Mavis Beacon was a fake character dreamed up by a video game marketing team. But don't tell the internet that. Much like the misremembered phenomenon of the non-existent Sinbad movie Shazam that people insist was real, there are still netizens that claim to have seen her on a talk show or winning a typing competition. Let's take a look at all the things that made Mavis the greatest typing teacher that never existed.
Mavis Beacon Teaches Typing! was one of the most ubiquitous computer programs in everyday households for at least a decade following its release in 1987. One reason for that was the growing need to be proficient with typing as personal computers became an item that everyone owned. But another factor was the beaming face of the model on the cover of the software's package. For most, this woman was Mavis Beacon and she lodged herself into our popular imagination as someone who obviously had her shit together and would help us do the same.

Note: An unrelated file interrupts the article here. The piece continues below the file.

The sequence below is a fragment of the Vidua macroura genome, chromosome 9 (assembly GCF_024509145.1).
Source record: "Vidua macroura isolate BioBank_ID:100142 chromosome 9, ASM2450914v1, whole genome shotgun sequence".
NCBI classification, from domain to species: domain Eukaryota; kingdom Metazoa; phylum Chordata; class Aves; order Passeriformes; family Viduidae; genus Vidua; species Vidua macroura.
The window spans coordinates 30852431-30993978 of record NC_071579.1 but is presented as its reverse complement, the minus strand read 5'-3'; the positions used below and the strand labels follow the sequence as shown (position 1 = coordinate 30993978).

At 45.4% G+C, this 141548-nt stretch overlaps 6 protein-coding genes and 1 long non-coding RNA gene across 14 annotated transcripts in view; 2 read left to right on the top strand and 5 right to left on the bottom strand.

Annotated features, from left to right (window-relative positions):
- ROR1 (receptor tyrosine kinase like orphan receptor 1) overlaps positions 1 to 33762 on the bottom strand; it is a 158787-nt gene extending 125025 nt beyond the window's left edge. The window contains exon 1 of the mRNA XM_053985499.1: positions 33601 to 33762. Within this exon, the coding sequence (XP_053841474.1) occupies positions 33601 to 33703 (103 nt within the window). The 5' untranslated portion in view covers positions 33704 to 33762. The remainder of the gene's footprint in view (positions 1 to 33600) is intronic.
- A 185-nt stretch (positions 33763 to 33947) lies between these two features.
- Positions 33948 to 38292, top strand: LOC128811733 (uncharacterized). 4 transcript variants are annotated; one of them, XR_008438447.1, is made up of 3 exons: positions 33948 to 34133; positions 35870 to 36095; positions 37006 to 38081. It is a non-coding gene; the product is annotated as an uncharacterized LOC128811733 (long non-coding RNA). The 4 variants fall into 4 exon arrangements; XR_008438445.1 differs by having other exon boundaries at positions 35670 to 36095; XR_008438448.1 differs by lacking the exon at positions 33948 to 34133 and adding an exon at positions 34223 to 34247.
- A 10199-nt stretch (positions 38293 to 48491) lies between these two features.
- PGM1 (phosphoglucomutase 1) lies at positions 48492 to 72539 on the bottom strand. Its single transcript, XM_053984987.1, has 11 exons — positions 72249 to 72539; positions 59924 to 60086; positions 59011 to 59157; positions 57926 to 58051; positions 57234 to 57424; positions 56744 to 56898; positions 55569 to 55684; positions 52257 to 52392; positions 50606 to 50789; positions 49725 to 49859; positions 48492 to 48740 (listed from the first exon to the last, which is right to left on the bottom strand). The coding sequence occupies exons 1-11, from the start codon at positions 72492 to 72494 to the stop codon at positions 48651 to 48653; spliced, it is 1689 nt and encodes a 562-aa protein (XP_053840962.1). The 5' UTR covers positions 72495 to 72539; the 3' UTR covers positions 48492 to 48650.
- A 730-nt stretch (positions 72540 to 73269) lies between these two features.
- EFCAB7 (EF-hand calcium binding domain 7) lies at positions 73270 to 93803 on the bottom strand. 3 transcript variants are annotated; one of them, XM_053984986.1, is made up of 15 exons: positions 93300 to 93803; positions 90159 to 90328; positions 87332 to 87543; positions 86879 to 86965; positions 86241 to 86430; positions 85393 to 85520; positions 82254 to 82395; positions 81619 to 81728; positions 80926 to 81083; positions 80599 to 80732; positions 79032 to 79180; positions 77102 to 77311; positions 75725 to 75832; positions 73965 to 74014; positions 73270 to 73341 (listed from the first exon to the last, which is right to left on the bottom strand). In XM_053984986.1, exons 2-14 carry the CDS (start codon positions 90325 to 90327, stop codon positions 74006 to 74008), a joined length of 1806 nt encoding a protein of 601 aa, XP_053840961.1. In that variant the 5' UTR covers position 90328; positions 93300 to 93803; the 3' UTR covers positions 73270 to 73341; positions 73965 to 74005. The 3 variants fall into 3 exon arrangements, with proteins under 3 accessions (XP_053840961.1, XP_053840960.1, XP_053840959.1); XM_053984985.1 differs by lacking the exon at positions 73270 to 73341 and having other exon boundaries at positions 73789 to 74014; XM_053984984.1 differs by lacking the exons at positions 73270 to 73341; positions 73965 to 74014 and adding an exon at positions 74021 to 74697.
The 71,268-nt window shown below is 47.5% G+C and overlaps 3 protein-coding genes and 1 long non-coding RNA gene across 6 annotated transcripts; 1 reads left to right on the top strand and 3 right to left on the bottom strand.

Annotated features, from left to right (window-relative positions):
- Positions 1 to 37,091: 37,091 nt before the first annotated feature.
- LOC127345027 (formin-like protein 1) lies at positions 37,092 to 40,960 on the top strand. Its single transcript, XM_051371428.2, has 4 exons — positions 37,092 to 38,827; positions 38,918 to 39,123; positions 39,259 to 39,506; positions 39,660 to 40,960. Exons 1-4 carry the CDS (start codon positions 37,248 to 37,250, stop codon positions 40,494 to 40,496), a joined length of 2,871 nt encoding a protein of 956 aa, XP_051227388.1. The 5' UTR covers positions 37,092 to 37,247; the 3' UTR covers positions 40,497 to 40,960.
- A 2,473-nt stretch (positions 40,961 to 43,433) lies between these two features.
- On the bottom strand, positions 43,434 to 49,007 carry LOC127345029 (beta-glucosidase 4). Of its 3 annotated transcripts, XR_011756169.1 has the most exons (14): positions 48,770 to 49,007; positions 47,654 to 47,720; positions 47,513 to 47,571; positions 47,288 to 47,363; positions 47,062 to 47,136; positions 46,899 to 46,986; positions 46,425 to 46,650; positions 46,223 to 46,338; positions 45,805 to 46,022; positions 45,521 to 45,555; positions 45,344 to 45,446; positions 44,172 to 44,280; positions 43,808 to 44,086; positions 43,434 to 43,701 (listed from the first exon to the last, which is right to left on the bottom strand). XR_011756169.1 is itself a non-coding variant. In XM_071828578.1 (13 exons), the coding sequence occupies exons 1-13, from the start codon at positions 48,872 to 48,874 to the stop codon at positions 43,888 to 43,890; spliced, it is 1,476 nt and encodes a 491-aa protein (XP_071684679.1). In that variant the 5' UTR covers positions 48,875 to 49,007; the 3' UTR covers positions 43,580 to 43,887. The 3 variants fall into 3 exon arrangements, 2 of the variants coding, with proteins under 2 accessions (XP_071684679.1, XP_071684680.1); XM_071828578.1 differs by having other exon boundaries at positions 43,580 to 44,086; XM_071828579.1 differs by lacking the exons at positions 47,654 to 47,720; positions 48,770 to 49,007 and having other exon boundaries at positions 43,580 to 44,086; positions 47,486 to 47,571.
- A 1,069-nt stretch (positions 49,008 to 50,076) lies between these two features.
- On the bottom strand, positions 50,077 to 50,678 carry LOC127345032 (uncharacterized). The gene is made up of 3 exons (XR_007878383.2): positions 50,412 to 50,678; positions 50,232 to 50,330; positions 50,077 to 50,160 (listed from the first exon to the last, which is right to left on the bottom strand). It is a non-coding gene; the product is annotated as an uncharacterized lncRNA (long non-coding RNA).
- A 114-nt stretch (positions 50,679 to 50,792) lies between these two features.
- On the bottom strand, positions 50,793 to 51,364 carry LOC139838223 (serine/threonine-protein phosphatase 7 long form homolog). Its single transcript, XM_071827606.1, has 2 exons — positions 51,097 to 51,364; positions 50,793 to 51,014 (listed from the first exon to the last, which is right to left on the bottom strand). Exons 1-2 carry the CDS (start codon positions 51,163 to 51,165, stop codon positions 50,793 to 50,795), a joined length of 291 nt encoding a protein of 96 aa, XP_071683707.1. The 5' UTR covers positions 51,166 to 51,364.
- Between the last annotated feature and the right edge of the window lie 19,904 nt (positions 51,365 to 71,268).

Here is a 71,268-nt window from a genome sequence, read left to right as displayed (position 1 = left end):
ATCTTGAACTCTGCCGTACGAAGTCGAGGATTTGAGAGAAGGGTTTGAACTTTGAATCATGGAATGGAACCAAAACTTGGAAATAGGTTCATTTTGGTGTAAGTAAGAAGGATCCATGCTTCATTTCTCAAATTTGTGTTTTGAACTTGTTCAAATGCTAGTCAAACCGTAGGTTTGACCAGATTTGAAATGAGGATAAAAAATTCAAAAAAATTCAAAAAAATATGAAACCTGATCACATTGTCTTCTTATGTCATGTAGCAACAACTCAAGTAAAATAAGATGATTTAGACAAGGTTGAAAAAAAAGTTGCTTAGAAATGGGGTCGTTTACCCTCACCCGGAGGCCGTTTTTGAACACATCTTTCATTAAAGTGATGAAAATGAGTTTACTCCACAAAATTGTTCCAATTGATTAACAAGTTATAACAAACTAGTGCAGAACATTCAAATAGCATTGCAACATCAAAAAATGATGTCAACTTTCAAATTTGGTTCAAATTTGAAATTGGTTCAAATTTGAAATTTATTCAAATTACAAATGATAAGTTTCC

According to this excellent video essay from Lazy Game Reviews, the game's publisher, The Software Toolworks, was inspired to create Ms. Beacon following the success of its chess simulator Chessmaster 2000.
That game's box art imagined a bearded wizard as the ultimate chess opponent so that players could imagine themselves competing against a flesh-and-blood expert. Mavis Beacon was simply a woman who looked like a trustworthy teacher. Over the years, the photos of model Renee L'Esperance were doctored in order to update her clothing and were eventually swapped out for new models. The gaming company still considers her their Betty Crocker.
There's more to her story but you should check it out in video form below. We also get some great anecdotes from the burgeoning computer industry of the '80s, a look through the elaborate packaging of the original software and, of course, take the old game for a spin. Nostalgia and proper typing posture are sure to follow.
This story originally appeared on Gizmodo